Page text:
[(essay date 2002) In the following essay, Dawson contrasts Yolen's prose adaptation of the traditional Scottish ballad Tam Lin for children with that of British author Susan Cooper, asserting that though both authors add detail that offers texture to the characterization, neither manages to capture the nuance and complexity of the original.]
O I forbid you, maidens a,' That wear gowd on your hair, To come or gae by Caterhaugh, For young Tam Lin is there. There's nane that gaes by Caterhaugh But they leave him a wad, Either their rings, or green mantles, Or else their maidenhead. Janet has kilted her green kirtle A little aboon her knee, And she has broded her yellow hair A little aboon her bree, And she's awa' to Carterhaugh. As fast as she can hie. --Tam Lin (Child 39A)1
Tam Lin is one of the better known of the traditional Scottish fairy ballads. This highly romantic story of a young woman who rescues her lover from the Fairy Queen was noted in written sources as early as the sixteenth century. Although the ballad itself, set in the wild border lands of Scotland, appears to be unique to the Scottish people, folklorists have connected the story with Greek popular traditions older than Homer (Child 336).2 The story has also been linked to other traditional ballads and tales, including Thomas the Rhymer,The Faerie Oak of Corriewater, Alice Brand, The King's Daughter Jane, and Beauty and the Beast, and it has been described as the canonical ballad ("Legends"). In more recent times, the story has continued to inspire artists, writers, and musicians.3 Tam Lin has even entered the electronic age with an extensive web site devoted to the discussion and interpretation of the ballad.4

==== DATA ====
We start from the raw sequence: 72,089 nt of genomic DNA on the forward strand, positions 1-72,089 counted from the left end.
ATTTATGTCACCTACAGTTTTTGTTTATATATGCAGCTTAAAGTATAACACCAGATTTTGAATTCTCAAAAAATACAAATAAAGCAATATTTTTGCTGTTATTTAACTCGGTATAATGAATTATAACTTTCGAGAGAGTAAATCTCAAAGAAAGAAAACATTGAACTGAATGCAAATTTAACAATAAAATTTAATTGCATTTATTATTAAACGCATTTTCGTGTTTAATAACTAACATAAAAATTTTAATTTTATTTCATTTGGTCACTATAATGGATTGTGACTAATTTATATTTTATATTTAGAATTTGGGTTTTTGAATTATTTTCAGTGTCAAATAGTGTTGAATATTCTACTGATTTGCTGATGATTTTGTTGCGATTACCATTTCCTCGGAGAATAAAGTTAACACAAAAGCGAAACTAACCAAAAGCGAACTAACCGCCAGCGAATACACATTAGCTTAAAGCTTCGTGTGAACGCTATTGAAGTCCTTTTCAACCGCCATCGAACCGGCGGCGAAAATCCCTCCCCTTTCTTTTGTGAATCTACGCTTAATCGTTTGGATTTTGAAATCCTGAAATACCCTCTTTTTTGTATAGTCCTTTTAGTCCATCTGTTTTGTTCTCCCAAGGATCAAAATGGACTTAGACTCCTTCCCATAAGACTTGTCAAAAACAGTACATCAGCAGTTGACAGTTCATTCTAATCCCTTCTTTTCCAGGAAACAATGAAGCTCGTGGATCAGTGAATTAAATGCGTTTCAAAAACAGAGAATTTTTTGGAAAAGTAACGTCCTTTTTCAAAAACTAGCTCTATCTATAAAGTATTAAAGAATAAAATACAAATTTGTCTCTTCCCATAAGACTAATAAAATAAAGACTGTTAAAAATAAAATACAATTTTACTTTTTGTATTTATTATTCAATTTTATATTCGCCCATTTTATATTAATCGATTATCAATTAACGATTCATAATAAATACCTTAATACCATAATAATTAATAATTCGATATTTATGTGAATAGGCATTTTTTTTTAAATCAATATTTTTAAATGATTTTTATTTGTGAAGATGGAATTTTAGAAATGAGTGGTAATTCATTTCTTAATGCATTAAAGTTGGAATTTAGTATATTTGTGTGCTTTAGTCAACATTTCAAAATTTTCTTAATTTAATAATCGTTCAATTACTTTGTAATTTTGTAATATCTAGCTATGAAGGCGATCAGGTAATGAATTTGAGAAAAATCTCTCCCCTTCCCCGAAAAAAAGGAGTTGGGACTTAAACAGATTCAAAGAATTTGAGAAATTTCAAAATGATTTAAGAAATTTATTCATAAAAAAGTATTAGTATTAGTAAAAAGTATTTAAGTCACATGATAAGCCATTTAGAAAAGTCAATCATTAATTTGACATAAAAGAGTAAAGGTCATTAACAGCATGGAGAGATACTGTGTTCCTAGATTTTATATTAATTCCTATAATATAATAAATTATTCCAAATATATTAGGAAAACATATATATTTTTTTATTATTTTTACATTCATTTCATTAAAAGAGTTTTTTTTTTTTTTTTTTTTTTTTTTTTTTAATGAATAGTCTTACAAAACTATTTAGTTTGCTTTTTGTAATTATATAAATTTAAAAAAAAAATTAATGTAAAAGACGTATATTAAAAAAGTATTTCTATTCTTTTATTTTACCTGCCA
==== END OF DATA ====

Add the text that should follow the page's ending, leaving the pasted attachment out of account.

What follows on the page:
Romance aside, however, Tam Lin is a dark, violent and highly complex story that in its various manifestations deals with rape, abortion, abduction, torture, and human sacrifice. It also draws on primal fears of abandonment, darkness, madness, and the power of evil. This is adult material, to be sure; nonetheless, the ballad has inspired a number of fantasy stories and novels for children and young adults including The Gold of Fairnilee (1888) by Andrew Lang, Thursday by Catherine Storr (1971) The Queen of Spells by Dahlov Ipcar (1973), The Perilous Gard by Elizabeth Marie Pope (1974), and Fire and Hemlock by Diana Wynne Jones (1984), as well as illustrated children's books by Jane Yolen (1990) and Susan Cooper (1991).5 Many of these authors have been drawn to the character of the determined young woman who redeems her lover from the Fairy Queen.6 Indeed, the fair Janet, or Margaret, as she is variously known, has been represented as a kind of protofeminist in a number of modern discussions of the ballad John Niles writes that
In its portrait of Janet, a young woman willing to venture her life in defiance of all restrictions in an attempt to win her lover back to human form, the...